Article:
Identification of proteins adducted by lipid peroxidation products in plasma and modifications of apolipoprotein A1 with a novel biotinylated phospholipid probe.

Szapacs ME, Kim HY, Porter NA, Liebler DC - J. Proteome Res. (2008)

Structure of PLPBSO and application to identification of protein targets of phospholipid electrophiles. See text for discussion.
© Copyright Policy - open-access
Related In: Results  -  Collection

License
Show All Figures
getmorefigures.php?uid=PMC2664612&req=5

fig1: Structure of PLPBSO and application to identification of protein targets of phospholipid electrophiles. See text for discussion.
Mentions: A major challenge in studying protein damage by lipid electrophiles is the sheer diversity of products generated.33,34 For example, the oxidative decomposition of a phospholipid containing linoleate at the sn-2 position would yield several electrophilic phospholipid products. HNE and 4-oxononenal are formed from the ω-end of linoleate ester,35 but other reactive electrophiles contain the carboxy-end of the linoleate ester. Thus, ketooxododecenoate (KODA), hydroxyoxododecenoate (HODA), and other adducts esterified to phospholipid are expected to be among the electrophile adducts formed with proteins from oxidized linoleate-containing phospholipids (Figure 1).

Bottom Line: Supplementation of human plasma with PLPBSO followed by free radical oxidation resulted in covalent adduction of PLPBSO to plasma proteins, which were isolated with streptavidin and identified by liquid chromatography-tandem mass spectrometry (LC-MS-MS).Both phospholipid electrophiles and HNE adducted His162, which resides in an ApoA1 domain involved in the activation of Lecithin-cholesterol acyltransferase and maturation of the HDL particle.ApoA1 lipid electrophile adducts may affect protein functions and provide useful biomarkers for oxidative stress.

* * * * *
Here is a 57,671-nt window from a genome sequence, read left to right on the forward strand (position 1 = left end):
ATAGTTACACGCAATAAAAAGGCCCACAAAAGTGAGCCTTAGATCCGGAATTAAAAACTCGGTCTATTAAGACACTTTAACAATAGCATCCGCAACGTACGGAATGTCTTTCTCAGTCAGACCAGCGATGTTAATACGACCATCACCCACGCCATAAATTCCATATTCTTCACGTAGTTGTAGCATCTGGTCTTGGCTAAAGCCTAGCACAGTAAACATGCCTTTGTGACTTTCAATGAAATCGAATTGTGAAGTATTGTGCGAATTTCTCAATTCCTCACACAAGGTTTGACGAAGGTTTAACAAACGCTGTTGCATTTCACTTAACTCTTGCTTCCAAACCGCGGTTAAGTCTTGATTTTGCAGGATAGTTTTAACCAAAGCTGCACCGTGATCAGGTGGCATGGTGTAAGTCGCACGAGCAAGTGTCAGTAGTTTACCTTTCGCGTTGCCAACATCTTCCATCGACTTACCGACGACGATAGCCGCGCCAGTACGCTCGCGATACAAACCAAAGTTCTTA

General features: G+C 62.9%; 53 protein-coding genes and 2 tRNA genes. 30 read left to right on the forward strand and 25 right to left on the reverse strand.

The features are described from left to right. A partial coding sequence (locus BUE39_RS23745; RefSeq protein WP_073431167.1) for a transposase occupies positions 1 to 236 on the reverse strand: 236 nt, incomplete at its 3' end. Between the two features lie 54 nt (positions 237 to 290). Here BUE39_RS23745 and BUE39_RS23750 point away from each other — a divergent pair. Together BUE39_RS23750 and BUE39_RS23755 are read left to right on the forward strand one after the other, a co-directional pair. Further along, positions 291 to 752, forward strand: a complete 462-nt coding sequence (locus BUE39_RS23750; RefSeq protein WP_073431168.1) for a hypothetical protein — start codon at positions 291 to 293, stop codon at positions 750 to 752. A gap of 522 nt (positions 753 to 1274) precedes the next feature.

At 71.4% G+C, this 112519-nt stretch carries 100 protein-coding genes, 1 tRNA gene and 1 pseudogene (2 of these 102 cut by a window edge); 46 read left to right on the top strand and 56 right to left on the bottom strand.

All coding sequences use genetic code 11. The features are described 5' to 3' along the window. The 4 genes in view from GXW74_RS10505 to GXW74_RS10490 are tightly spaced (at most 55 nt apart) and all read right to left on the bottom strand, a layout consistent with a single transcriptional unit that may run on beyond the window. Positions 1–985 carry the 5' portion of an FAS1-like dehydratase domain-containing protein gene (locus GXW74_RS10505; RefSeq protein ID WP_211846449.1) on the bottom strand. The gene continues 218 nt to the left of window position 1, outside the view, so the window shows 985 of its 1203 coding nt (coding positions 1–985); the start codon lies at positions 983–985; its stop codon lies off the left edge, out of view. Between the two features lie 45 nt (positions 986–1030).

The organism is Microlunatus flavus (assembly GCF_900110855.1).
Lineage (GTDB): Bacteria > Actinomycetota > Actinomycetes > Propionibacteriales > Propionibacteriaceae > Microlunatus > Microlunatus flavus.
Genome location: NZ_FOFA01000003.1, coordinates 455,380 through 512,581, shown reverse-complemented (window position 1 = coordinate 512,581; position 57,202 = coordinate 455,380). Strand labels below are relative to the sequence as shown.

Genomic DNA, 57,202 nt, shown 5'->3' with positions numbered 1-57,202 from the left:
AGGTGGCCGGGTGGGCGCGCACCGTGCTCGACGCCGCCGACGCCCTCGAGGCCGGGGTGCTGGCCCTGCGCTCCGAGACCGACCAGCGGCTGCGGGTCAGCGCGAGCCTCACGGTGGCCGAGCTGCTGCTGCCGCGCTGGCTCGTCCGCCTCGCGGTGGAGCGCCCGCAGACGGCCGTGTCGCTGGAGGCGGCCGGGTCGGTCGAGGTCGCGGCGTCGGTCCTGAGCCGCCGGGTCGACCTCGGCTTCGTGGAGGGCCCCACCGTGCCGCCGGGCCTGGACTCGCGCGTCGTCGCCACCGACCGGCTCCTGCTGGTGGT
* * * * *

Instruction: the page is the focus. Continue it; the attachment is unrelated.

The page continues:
View Article: PubMed Central - PubMed

Affiliation: Department of Biochemistry, Vanderbilt University, Nashville, Tennessee 37232-0146, USA.

ABSTRACT
Reactive electrophiles generated by lipid peroxidation are thought to contribute to cardiovascular disease and other oxidative stress-related pathologies by covalently modifying proteins and affecting critical protein functions. The difficulty of capturing and analyzing the relatively small fraction of modified proteins complicates identification of the protein targets of lipid electrophiles. We recently synthesized a biotin-modified linoleoylglycerylphosphatidylcholine probe called PLPBSO ( Tallman et al. Chem. Res. Toxicol. 2007, 20, 227-234 ), which forms typical linoleate oxidation products and covalent adducts with model peptides and proteins. Supplementation of human plasma with PLPBSO followed by free radical oxidation resulted in covalent adduction of PLPBSO to plasma proteins, which were isolated with streptavidin and identified by liquid chromatography-tandem mass spectrometry (LC-MS-MS). Among the most highly modified proteins was apolipoprotein A1 (ApoA1), which is the core component of high density lipoprotein (HDL). ApoA1 phospholipid adduct sites were mapped by LC-MS-MS of tryptic peptides following mild base hydrolysis to release esterified phospholipid adducts. Several carboxylated adducts formed from phospholipid-esterified 9,12-dioxo-10( E)-dodecenoic acid (KODA), 9-hydroxy, 12-oxo-10( E)-dodecenoic acid (HODA), 7-oxoheptanoic acid, 8-oxooctanoic acid, and 9-oxononanoic acid were identified. Free radical oxidations of isolated HDL also generated adducts with 4-hydroxynonenal (HNE) and other noncarboxylated electrophiles, but these were only sporadically identified in the PLPBSO-adducted ApoA1, suggesting a low stoichiometry of modification in the phospholipid-adducted protein. Both phospholipid electrophiles and HNE adducted His162, which resides in an ApoA1 domain involved in the activation of Lecithin-cholesterol acyltransferase and maturation of the HDL particle. ApoA1 lipid electrophile adducts may affect protein functions and provide useful biomarkers for oxidative stress.

Show MeSH
Related in: MedlinePlus